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Ahead of the BET Awards, we look back at how the network helped hip-hop grow and flourish

Los Angeles – “Rap City”. “106 & Park” and “Uncut”.

From groundbreaking to provocative, BET has played a key role in creating some of the most influential programs that have helped bring hip-hop to millions of homes around the world. . Elsewhere, rival show Yo! MTV Rap, the network known as Black Entertainment Television, did a little bit to showcase the misunderstood rap culture decades before it became one of today’s most popular music genres. Despite some resistance, I accepted the role.

For many, BET has become a safe haven for people in the hip-hop world to express their artistry, but it’s not without criticism. The network continues to be a mainstay for established and emerging rap artists.

it’s all BET Awards on sunday. Show officials will celebrate the genre’s 50th anniversary during a telecast dubbed “Nonstop Hip-Hop Party.” It also comes at a pivotal moment for the network, which is about to be sold. Tyler Perry, media executive Byron Allen, Rapper entrepreneur Didiinterested in buying a network.

New owners will acquire important cultural fixtures. Its success was partly built on how it elevated hip-hop.

“BET was a big platform for hip-hop and urban music in general,” said E-40. His song “Tired of Being Stepped On” with rap group The Click was made in 1981, at a time when MTV refused to play videos by most African Americans. Appeared in BET’s “Video Soul”. The rapper recalled how guest host Jamie Foxx had belittled The Click’s songs but was undaunted by the comedian’s critical remarks. He felt his group had gained significant exposure for promoting an “unconventional” West Coast rap style.

“The network has really improved. That’s what we needed,” said E-40. He also appeared several times on another BET show called “Rap City”. The show featured hip-hop music videos, interviews and freestyle booth sessions with big names such as Jay-Z, Lil Wayne and Johnson. MC light. The show spotlighted popular and up-and-coming rappers and became the longest-running show in hip-hop television history.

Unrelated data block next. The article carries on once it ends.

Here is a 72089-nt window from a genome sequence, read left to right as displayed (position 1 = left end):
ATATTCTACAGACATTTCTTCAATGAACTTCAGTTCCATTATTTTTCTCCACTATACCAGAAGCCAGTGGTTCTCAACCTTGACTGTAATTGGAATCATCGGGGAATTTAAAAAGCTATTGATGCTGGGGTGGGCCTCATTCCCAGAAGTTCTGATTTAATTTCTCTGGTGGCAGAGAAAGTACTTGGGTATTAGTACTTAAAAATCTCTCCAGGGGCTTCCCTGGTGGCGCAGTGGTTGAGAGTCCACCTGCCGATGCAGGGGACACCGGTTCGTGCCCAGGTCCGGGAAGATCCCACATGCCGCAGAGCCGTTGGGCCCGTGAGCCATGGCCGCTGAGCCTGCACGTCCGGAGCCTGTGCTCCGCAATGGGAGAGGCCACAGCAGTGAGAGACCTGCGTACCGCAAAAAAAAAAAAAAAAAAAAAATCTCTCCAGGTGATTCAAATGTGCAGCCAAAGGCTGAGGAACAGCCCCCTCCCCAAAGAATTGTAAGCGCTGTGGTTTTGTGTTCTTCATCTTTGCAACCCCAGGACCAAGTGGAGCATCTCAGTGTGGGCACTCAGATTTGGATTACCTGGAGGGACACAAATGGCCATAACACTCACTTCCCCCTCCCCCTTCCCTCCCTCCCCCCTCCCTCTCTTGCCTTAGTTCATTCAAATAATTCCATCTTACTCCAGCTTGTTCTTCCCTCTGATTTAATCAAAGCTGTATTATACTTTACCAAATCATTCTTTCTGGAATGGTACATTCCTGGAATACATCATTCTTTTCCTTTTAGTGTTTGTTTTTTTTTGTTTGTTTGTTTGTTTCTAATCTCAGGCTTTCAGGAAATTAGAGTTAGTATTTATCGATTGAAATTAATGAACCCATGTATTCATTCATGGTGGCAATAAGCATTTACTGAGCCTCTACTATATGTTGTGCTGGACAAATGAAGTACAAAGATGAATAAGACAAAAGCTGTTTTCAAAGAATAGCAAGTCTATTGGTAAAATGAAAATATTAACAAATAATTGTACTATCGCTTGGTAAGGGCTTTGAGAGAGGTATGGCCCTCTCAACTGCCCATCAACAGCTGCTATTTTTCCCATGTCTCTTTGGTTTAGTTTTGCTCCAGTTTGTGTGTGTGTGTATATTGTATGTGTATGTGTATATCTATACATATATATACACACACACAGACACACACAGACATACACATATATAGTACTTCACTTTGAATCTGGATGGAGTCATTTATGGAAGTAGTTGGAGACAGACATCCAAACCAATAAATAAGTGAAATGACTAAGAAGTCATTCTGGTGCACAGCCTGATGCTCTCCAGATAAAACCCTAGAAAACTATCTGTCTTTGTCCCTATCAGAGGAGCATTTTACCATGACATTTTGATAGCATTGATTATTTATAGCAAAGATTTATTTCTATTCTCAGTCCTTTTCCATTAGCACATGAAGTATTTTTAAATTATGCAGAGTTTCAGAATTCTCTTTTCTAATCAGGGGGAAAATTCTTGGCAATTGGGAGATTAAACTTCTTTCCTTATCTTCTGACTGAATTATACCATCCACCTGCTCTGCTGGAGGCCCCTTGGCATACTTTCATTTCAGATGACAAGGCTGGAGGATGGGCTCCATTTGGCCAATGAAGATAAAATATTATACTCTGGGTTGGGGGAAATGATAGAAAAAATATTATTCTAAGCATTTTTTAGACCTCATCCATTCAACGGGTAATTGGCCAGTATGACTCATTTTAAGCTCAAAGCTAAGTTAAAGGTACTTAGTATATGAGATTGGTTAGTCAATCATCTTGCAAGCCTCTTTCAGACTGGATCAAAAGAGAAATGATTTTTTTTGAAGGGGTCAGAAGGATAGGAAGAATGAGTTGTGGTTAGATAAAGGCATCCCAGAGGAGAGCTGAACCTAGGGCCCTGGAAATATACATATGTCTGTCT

E-40 praised BET founder Robert Johnson for giving hip-hop a chance. Johnson built the brand into a leading television network for black Americans in hopes of creating content aimed at jazz, comedy and gospel. But at the time, he and the other founders were unsure about featuring rap shows, believing the genre would not last long.

Rival MTV’s Yo! But MTV Raps showed that hip-hop has staying power.

BET President and CEO Scott M. Mills said: “There was some hesitation at first, but BET’s founders have come to realize how hip-hop is transforming culture as a whole, and black entertainment in particular. I really understand what you are doing,” he said.

“They quickly embraced hip-hop as part of BET’s mission,” he says. “From BET doing shows with no hip-hop artists and no music, artists and music began to trickle into the shows, creating dedicated shows and a complete evolution that celebrated hip-hop music, artists and culture. moved to.”

BET’s decision to embrace hip-hop literally paid off. Johnson and his then-wife Sheila sold the network to Viacom for his $3 billion in 2000, making them the nation’s first black billionaires. He served as his CEO until 2006.

Even after the sale, BET continued to enhance its content with reality shows and its flagship weekday show, 106 & Park, which began in 2000 and ran for over a decade. The show was packed with video countdowns, interviews and performances. A year later, the network launched his BET Awards, and then he launched the BET Hip Hop Awards.

For Lil Jon, appearing in ‘106 & Park’ certainly benefited. One day, the rapper and producer joined the show’s audience when he was having trouble getting his music on BET.

Lil Jon never expected 106 & Park co-host AJ Calloway to find himself sitting in the crowd before shouting his name. This exposure gave him even more visibility, especially among his BET brass band. At first, he says, his crunk had a hard time grasping the concept of his music, but eventually it gained mainstream appeal.